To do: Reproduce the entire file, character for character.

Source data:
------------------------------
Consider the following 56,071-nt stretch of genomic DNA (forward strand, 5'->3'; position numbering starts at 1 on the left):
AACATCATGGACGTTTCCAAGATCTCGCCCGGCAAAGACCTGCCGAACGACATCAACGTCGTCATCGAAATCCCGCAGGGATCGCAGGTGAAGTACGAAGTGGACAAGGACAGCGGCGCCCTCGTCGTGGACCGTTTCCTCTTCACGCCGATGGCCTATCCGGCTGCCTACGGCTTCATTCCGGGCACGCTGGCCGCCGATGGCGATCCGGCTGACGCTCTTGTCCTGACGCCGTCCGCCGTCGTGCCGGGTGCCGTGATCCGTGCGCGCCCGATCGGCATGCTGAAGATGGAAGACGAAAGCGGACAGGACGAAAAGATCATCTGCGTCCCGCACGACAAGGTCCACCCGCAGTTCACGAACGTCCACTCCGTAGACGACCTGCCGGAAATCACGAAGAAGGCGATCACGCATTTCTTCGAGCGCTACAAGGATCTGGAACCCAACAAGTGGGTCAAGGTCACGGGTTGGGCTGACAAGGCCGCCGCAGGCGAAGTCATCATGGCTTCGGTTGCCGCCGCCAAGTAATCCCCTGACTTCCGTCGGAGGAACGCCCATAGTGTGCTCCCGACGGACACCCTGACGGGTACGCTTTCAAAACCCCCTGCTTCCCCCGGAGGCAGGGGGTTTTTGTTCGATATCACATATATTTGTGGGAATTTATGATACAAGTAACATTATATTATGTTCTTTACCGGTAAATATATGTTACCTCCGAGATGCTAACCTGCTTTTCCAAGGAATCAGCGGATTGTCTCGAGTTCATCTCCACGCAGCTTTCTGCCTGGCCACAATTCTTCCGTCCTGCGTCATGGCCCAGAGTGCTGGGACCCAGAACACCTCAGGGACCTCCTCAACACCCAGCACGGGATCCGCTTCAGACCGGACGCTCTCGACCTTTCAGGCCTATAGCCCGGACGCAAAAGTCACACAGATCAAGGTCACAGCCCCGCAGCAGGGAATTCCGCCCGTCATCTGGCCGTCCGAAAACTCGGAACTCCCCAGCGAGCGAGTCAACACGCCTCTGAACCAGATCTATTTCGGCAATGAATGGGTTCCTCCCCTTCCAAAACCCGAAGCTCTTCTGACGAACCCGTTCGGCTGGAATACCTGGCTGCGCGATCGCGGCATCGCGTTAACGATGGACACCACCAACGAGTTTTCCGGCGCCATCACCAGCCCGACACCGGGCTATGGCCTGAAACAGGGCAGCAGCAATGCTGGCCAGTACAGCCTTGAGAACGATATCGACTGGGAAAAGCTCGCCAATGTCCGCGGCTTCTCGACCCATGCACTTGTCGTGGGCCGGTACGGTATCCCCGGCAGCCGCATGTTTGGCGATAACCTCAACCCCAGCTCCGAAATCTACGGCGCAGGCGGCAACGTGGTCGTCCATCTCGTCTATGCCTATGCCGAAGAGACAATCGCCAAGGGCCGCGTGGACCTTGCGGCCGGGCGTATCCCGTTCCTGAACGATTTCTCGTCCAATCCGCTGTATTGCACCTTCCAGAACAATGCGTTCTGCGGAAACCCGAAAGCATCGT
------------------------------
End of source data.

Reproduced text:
Consider the following 56,071-nt stretch of genomic DNA (forward strand, 5'->3'; position numbering starts at 1 on the left):
AACATCATGGACGTTTCCAAGATCTCGCCCGGCAAAGACCTGCCGAACGACATCAACGTCGTCATCGAAATCCCGCAGGGATCGCAGGTGAAGTACGAAGTGGACAAGGACAGCGGCGCCCTCGTCGTGGACCGTTTCCTCTTCACGCCGATGGCCTATCCGGCTGCCTACGGCTTCATTCCGGGCACGCTGGCCGCCGATGGCGATCCGGCTGACGCTCTTGTCCTGACGCCGTCCGCCGTCGTGCCGGGTGCCGTGATCCGTGCGCGCCCGATCGGCATGCTGAAGATGGAAGACGAAAGCGGACAGGACGAAAAGATCATCTGCGTCCCGCACGACAAGGTCCACCCGCAGTTCACGAACGTCCACTCCGTAGACGACCTGCCGGAAATCACGAAGAAGGCGATCACGCATTTCTTCGAGCGCTACAAGGATCTGGAACCCAACAAGTGGGTCAAGGTCACGGGTTGGGCTGACAAGGCCGCCGCAGGCGAAGTCATCATGGCTTCGGTTGCCGCCGCCAAGTAATCCCCTGACTTCCGTCGGAGGAACGCCCATAGTGTGCTCCCGACGGACACCCTGACGGGTACGCTTTCAAAACCCCCTGCTTCCCCCGGAGGCAGGGGGTTTTTGTTCGATATCACATATATTTGTGGGAATTTATGATACAAGTAACATTATATTATGTTCTTTACCGGTAAATATATGTTACCTCCGAGATGCTAACCTGCTTTTCCAAGGAATCAGCGGATTGTCTCGAGTTCATCTCCACGCAGCTTTCTGCCTGGCCACAATTCTTCCGTCCTGCGTCATGGCCCAGAGTGCTGGGACCCAGAACACCTCAGGGACCTCCTCAACACCCAGCACGGGATCCGCTTCAGACCGGACGCTCTCGACCTTTCAGGCCTATAGCCCGGACGCAAAAGTCACACAGATCAAGGTCACAGCCCCGCAGCAGGGAATTCCGCCCGTCATCTGGCCGTCCGAAAACTCGGAACTCCCCAGCGAGCGAGTCAACACGCCTCTGAACCAGATCTATTTCGGCAATGAATGGGTTCCTCCCCTTCCAAAACCCGAAGCTCTTCTGACGAACCCGTTCGGCTGGAATACCTGGCTGCGCGATCGCGGCATCGCGTTAACGATGGACACCACCAACGAGTTTTCCGGCGCCATCACCAGCCCGACACCGGGCTATGGCCTGAAACAGGGCAGCAGCAATGCTGGCCAGTACAGCCTTGAGAACGATATCGACTGGGAAAAGCTCGCCAATGTCCGCGGCTTCTCGACCCATGCACTTGTCGTGGGCCGGTACGGTATCCCCGGCAGCCGCATGTTTGGCGATAACCTCAACCCCAGCTCCGAAATCTACGGCGCAGGCGGCAACGTGGTCGTCCATCTCGTCTATGCCTATGCCGAAGAGACAATCGCCAAGGGCCGCGTGGACCTTGCGGCCGGGCGTATCCCGTTCCTGAACGATTTCTCGTCCAATCCGCTGTATTGCACCTTCCAGAACAATGCGTTCTGCGGAAACCCGAAAGCATCGT